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Return to Normalcy Still a Far-Off Concept

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On this weekend without the Pac-10, the Big Ten, the Big 12, the SEC, the ACC and the NFL, football players and coaches were actually seen weeping.

On CNN/SI, Atlanta Falcon Coach Dan Reeves shook his head, let out an anguished sigh and tried to choke out a few words as his eyes welled up.

“It’s just ... the emotions were unbelievable,” he finally said. “And

On Fox Sports Net New England, Patriot guard Joe Andruzzi gulped hard, bowed his head and wiped his eyes with a huge right hand.

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“He ... got out ... just in time,” he said, referring to his brother Jim, a firefighter at the disaster scene at the World Trade Center.

On Fox Sports Net New York, where Jet and Giant fans turn for updates on their favorite teams, there were no scores, no interviews, no audio at all.

The only image was that of an American flag at half-staff, waving gently and silently in the breeze, above a news ticker crawl at the bottom of the screen:

“MAJOR LEAGUE BASEBALL POSTPONED THROUGH THE WEEKEND.”

“NFL HAS CALLED OFF GAMES FOR WEEK 2.”

“NHL PRESEASON GAMES SCHEDULED THROUGH SUNDAY WILL NOT BE PLAYED.”

After four days of wrestling with what’s-the-right-thing-to-do in the aftermath of an unprecedented terrorist attack on U.S. soil, American sports and the networks that televise them spent a long weekend living with the across-the-board decision to take a break from balls and games.

CBS, Fox and ABC, networks that ordinarily devote large blocks of Saturday and Sunday programming to football, instead sent it over to their news desks. Sunday morning on Fox, the faces of Howie Long and Terry Bradshaw were replaced by those of U.S. Senators John Kerry and John McCain, discussing possible government responses to the attack.

But what of the outlets specializing in sports-ESPN, Fox Sports Net, DirecTV? For them, live NFL football was taken off the table, but they still had access to their next preferred option: canned NFL football.

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It was a big weekend for NFL Films. From late Saturday night to Sunday afternoon, ESPN became “NFL Yearbooks On Parade”-a 30-minute season review of the 2000 Dallas Cowboys followed by the 2000 Pittsburgh Steelers followed by the 2000 New Orleans Saints and all the way through the league. ESPN2 rolled out “SportsCentury” biographies on Johnny Unitas, Red Grange, Jerry Rice and Jim Brown.

Fox Sports Net rolled out “Beyond the Glory” studies of Deion Sanders and Kurt Warner. DirecTV, its customary “NFL Sunday Ticket” package reduced from 13 games to zero, also tapped the NFL Films library, running “NFL Flashback” highlight packages of old playoff games while subscribers read and re-read a crawling message from NFL Commissioner Paul Tagliabue:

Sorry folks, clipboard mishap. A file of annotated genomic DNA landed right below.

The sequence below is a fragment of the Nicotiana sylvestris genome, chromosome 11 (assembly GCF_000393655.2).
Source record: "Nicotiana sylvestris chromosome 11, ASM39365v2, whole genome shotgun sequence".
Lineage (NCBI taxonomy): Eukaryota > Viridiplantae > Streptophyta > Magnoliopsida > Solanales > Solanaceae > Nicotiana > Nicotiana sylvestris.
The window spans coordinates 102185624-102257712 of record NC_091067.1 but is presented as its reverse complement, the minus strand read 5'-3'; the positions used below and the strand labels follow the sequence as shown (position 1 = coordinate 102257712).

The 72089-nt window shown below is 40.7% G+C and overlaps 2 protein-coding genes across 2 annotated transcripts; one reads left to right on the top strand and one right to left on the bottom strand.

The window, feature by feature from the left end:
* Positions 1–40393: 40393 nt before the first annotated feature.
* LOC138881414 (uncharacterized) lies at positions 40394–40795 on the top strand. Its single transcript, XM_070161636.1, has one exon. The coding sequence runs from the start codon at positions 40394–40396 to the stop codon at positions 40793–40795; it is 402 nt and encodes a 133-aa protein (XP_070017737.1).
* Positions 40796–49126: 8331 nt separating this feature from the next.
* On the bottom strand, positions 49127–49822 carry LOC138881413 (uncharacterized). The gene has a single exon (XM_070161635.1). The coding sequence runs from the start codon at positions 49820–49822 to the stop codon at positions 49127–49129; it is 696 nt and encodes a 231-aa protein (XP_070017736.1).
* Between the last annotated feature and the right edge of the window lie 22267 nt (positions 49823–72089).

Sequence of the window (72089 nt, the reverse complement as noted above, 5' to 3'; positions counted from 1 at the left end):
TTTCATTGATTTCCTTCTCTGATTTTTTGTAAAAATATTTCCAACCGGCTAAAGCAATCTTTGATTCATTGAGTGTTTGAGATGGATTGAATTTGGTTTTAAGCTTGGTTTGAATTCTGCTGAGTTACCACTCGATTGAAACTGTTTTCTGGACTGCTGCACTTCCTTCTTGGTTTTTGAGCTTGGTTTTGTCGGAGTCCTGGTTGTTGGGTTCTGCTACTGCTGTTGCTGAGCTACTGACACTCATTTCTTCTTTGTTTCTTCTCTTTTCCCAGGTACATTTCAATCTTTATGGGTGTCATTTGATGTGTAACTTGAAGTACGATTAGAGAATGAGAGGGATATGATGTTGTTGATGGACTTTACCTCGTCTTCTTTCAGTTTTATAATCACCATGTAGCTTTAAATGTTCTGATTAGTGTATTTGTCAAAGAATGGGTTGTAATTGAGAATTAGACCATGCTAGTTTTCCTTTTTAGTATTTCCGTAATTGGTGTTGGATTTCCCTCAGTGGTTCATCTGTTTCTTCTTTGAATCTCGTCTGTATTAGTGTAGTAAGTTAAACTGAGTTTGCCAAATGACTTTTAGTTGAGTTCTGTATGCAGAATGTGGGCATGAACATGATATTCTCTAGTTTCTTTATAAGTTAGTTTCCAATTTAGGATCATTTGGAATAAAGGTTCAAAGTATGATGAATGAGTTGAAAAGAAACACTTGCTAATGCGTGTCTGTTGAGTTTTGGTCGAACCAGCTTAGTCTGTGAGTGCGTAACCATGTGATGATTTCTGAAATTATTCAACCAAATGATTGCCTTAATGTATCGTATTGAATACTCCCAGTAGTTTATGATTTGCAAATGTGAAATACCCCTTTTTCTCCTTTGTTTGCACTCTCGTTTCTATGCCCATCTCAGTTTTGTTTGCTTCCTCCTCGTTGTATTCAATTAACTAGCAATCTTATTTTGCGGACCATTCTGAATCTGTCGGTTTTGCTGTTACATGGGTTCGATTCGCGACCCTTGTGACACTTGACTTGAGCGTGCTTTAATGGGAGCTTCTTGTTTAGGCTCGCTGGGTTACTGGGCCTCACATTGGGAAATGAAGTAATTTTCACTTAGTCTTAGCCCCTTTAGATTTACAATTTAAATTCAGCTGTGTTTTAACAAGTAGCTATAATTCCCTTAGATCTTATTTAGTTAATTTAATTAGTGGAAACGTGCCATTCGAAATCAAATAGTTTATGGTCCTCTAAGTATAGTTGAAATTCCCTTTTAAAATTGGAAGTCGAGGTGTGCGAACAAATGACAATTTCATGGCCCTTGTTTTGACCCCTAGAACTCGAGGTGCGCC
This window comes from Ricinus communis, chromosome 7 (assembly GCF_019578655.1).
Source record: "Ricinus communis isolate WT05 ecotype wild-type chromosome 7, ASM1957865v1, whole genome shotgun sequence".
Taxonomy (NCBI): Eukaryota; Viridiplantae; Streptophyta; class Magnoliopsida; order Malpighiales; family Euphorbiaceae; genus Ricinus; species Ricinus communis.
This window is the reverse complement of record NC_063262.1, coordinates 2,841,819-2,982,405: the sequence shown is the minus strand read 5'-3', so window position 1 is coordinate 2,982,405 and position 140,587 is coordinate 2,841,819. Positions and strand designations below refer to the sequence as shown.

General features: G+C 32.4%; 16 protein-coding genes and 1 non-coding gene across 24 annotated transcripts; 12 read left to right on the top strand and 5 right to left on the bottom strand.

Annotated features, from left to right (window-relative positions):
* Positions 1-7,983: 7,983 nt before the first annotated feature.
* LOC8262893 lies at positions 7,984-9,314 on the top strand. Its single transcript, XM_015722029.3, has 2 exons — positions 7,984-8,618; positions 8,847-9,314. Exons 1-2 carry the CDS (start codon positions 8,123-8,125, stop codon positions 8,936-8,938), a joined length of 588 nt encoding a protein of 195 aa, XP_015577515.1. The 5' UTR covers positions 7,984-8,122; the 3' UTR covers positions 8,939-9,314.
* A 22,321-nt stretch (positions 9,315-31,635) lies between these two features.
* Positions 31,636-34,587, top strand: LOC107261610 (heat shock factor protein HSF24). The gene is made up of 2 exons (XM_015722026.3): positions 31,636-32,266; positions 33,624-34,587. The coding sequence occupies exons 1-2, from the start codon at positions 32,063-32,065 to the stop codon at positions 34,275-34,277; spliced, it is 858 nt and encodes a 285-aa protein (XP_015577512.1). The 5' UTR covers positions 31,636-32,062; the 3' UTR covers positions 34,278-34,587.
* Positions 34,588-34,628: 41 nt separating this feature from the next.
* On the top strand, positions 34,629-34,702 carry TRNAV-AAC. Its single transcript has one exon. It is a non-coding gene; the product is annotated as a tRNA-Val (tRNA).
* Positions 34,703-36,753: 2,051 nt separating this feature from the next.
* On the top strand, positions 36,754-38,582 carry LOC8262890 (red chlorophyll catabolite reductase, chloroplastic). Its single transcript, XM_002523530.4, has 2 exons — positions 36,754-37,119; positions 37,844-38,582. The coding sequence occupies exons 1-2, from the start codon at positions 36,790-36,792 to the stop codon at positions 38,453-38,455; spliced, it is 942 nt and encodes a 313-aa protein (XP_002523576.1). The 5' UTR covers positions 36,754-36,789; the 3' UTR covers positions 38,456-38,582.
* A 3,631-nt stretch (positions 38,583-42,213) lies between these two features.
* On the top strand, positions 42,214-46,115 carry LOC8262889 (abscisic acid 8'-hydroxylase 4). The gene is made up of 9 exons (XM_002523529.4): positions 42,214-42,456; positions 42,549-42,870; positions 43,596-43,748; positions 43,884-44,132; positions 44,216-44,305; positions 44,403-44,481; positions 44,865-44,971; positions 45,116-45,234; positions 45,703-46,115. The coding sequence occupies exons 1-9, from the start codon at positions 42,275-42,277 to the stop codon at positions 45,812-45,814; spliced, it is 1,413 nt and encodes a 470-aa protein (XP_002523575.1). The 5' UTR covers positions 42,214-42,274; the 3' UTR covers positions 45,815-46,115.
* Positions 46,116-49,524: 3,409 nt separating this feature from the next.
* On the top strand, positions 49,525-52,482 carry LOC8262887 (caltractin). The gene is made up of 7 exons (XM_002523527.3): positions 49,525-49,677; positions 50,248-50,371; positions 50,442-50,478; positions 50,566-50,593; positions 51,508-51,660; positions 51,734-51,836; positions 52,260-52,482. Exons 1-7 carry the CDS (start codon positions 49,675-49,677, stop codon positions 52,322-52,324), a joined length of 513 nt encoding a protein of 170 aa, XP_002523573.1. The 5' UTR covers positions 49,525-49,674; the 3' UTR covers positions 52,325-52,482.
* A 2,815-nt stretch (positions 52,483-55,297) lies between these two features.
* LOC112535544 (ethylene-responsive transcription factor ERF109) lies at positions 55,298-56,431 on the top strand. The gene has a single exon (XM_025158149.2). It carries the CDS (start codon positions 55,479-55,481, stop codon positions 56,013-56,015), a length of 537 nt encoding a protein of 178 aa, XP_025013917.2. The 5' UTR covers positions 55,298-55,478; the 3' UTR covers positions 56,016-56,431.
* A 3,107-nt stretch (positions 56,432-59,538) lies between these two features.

“We in the National Football League have decided that our priorities for this weekend are to pause, grieve and reflect.”

And then, as a not-so-subtle reminder to stay tuned, the statement went on:

“On Sunday, Sept. 23, the NFL and its players and coaches will return stronger than ever and resume our playing schedule.”

It was also a big weekend for mixed messages. ESPN, which grew up and grew serious with responsible, reflective coverage of the attack and its aftermath, ran commercials plugging its “GameDay” college football package urging viewers to enlist so they could keep track of “Saturday’s warriors.”

On “SportsCenter” Saturday night, New York Yankee General Manager Brian Cashman talked of the need to get back on the playing field because, “There’s no question that there’s an obligation [for us] to help the nation to some degree get some distraction, get a little bit of time away and get back to some normalcy.”

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A reasonable sentiment. After four days of wincing at the television, through one heartbreaking image after another, a late-night Jerry West biography felt like an hour-long detour to some faraway emotional oasis.

Yet on this weekend, what did sports have to offer by way of diversion?

Alex Zanardi, the two-time CART champion, has his legs amputated after his car was obliterated in a crash at a German racing competition that had been renamed this week the “American Memorial 500.”

Tank Younger, one of the great names in Los Angeles Ram history, died.

Eight members of the University of Wyoming cross-country team were killed in a head-on automobile collision with a pickup truck.

Even the distraction was no longer a distraction. Sunday night, sports commentators sounded almost relieved to report that major league baseball would resume its regular season today.

But will the return of these games really signal a return to “normalcy?”

“Super-terrorism is here to stay,” Rinaldo Campana, a former FBI counter-terrorism agent, told ESPN. “Who is next? Is it possibly a stadium? Definitely, a stadium [under attack] has a high probability of a high number of casualties. God forbid that a plane would be piloted into a stadium and the catastrophe you would have.”

Normal, even inside the ballparks where we play our games, may never be normal again.

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